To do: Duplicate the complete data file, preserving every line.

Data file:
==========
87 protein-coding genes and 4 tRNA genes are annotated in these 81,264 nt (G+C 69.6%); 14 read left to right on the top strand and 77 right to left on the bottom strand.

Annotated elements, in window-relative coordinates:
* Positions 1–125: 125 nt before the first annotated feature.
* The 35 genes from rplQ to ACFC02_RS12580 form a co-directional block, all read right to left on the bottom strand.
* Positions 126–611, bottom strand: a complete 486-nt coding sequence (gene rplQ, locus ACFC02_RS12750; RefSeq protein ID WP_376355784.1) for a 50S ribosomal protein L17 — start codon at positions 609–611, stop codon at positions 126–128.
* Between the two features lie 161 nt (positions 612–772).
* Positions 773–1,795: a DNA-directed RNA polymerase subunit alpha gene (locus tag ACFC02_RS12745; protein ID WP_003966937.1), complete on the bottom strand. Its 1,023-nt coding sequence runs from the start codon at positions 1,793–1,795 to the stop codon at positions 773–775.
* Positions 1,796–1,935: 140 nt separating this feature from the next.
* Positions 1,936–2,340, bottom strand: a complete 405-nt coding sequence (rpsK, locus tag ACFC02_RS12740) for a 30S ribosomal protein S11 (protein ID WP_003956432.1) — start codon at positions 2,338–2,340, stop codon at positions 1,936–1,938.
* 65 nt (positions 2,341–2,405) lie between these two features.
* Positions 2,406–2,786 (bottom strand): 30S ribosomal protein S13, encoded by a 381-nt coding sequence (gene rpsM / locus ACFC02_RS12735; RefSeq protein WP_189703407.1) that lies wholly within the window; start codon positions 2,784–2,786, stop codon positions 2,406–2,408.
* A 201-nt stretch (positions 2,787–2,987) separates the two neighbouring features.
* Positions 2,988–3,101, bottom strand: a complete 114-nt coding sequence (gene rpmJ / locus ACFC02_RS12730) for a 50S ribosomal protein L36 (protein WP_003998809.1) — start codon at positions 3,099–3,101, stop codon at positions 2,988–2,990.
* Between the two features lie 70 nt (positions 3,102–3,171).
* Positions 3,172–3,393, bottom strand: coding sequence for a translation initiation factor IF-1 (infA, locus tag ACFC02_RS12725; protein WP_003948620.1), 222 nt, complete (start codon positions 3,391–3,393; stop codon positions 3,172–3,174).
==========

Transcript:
87 protein-coding genes and 4 tRNA genes are annotated in these 81,264 nt (G+C 69.6%); 14 read left to right on the top strand and 77 right to left on the bottom strand.

Annotated elements, in window-relative coordinates:
* Positions 1–125: 125 nt before the first annotated feature.
* The 35 genes from rplQ to ACFC02_RS12580 form a co-directional block, all read right to left on the bottom strand.
* Positions 126–611, bottom strand: a complete 486-nt coding sequence (gene rplQ, locus ACFC02_RS12750; RefSeq protein ID WP_376355784.1) for a 50S ribosomal protein L17 — start codon at positions 609–611, stop codon at positions 126–128.
* Between the two features lie 161 nt (positions 612–772).
* Positions 773–1,795: a DNA-directed RNA polymerase subunit alpha gene (locus tag ACFC02_RS12745; protein ID WP_003966937.1), complete on the bottom strand. Its 1,023-nt coding sequence runs from the start codon at positions 1,793–1,795 to the stop codon at positions 773–775.
* Positions 1,796–1,935: 140 nt separating this feature from the next.
* Positions 1,936–2,340, bottom strand: a complete 405-nt coding sequence (rpsK, locus tag ACFC02_RS12740) for a 30S ribosomal protein S11 (protein ID WP_003956432.1) — start codon at positions 2,338–2,340, stop codon at positions 1,936–1,938.
* 65 nt (positions 2,341–2,405) lie between these two features.
* Positions 2,406–2,786 (bottom strand): 30S ribosomal protein S13, encoded by a 381-nt coding sequence (gene rpsM / locus ACFC02_RS12735; RefSeq protein WP_189703407.1) that lies wholly within the window; start codon positions 2,784–2,786, stop codon positions 2,406–2,408.
* A 201-nt stretch (positions 2,787–2,987) separates the two neighbouring features.
* Positions 2,988–3,101, bottom strand: a complete 114-nt coding sequence (gene rpmJ / locus ACFC02_RS12730) for a 50S ribosomal protein L36 (protein WP_003998809.1) — start codon at positions 3,099–3,101, stop codon at positions 2,988–2,990.
* Between the two features lie 70 nt (positions 3,102–3,171).
* Positions 3,172–3,393, bottom strand: coding sequence for a translation initiation factor IF-1 (infA, locus tag ACFC02_RS12725; protein WP_003948620.1), 222 nt, complete (start codon positions 3,391–3,393; stop codon positions 3,172–3,174).